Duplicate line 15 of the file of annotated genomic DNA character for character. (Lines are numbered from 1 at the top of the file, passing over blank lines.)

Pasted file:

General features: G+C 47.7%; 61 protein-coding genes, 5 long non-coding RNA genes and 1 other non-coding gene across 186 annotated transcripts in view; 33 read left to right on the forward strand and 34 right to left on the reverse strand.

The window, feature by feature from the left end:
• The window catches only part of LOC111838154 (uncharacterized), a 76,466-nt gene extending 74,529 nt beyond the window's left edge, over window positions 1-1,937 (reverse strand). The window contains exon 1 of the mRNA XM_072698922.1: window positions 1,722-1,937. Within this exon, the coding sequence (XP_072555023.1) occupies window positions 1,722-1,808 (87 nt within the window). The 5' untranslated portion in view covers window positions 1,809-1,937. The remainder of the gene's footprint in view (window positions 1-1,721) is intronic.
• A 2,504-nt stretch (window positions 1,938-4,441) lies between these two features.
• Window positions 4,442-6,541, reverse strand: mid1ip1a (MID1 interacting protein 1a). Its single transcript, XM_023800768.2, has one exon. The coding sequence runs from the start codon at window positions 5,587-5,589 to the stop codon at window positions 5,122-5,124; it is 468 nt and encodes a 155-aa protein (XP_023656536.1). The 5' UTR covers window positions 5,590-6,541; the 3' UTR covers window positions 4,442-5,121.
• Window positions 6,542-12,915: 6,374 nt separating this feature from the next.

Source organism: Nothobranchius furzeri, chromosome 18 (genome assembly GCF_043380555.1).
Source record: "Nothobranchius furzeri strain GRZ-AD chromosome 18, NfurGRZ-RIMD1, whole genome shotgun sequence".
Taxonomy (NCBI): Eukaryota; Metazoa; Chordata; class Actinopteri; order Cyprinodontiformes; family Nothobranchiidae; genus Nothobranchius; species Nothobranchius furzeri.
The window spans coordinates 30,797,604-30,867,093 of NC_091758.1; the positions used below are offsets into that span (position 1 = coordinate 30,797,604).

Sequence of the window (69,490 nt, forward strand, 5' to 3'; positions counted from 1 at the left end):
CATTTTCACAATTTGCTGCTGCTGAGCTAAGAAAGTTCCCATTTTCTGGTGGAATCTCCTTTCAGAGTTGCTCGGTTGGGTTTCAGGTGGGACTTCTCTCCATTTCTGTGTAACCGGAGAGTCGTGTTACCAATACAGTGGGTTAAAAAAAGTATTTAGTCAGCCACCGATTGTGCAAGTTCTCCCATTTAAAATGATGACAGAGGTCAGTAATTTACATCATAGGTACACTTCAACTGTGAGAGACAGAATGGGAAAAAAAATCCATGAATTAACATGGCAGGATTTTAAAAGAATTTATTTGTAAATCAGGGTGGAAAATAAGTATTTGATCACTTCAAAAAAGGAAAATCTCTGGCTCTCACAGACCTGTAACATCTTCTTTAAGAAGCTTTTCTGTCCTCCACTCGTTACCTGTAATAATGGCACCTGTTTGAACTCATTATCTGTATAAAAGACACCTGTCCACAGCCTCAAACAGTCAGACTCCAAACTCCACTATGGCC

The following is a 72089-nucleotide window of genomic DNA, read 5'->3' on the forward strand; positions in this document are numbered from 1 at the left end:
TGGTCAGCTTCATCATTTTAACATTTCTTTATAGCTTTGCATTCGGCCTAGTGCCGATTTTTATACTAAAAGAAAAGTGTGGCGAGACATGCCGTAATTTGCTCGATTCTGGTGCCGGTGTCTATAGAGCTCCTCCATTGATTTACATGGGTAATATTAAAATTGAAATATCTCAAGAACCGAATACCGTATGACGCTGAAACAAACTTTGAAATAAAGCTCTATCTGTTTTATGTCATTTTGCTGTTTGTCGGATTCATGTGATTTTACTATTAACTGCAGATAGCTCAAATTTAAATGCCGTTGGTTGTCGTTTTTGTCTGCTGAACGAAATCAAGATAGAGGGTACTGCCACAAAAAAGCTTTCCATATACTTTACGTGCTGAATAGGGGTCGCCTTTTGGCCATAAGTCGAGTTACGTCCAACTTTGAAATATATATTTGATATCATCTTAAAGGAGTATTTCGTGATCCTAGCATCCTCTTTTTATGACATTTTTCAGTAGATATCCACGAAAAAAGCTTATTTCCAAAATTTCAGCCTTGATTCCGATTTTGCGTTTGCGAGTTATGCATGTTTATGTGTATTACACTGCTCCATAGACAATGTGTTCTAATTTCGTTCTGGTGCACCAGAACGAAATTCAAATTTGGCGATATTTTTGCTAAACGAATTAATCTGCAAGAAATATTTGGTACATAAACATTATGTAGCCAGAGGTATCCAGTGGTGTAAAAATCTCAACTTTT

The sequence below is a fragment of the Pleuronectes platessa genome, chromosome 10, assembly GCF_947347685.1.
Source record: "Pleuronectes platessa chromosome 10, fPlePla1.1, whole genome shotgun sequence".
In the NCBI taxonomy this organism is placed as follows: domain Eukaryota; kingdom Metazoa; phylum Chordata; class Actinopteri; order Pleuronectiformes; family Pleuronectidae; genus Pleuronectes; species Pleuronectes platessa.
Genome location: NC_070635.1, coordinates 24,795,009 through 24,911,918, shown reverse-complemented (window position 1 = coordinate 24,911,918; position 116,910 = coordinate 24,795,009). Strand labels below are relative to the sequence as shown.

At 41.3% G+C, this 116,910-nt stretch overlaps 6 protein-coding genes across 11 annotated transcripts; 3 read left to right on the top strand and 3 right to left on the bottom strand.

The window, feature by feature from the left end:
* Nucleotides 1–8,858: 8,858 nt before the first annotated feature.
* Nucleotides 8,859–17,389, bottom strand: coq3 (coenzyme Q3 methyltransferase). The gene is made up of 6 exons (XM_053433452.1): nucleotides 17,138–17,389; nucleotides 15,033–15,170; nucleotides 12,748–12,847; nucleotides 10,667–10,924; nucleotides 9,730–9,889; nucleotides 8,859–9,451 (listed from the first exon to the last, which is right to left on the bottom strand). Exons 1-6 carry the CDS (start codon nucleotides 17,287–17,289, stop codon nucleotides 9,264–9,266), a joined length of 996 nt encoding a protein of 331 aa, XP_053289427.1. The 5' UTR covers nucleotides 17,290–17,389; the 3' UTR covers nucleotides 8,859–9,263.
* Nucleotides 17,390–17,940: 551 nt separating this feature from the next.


The sequence below is a fragment of the Pleuronectes platessa genome, chromosome 10, assembly GCF_947347685.1.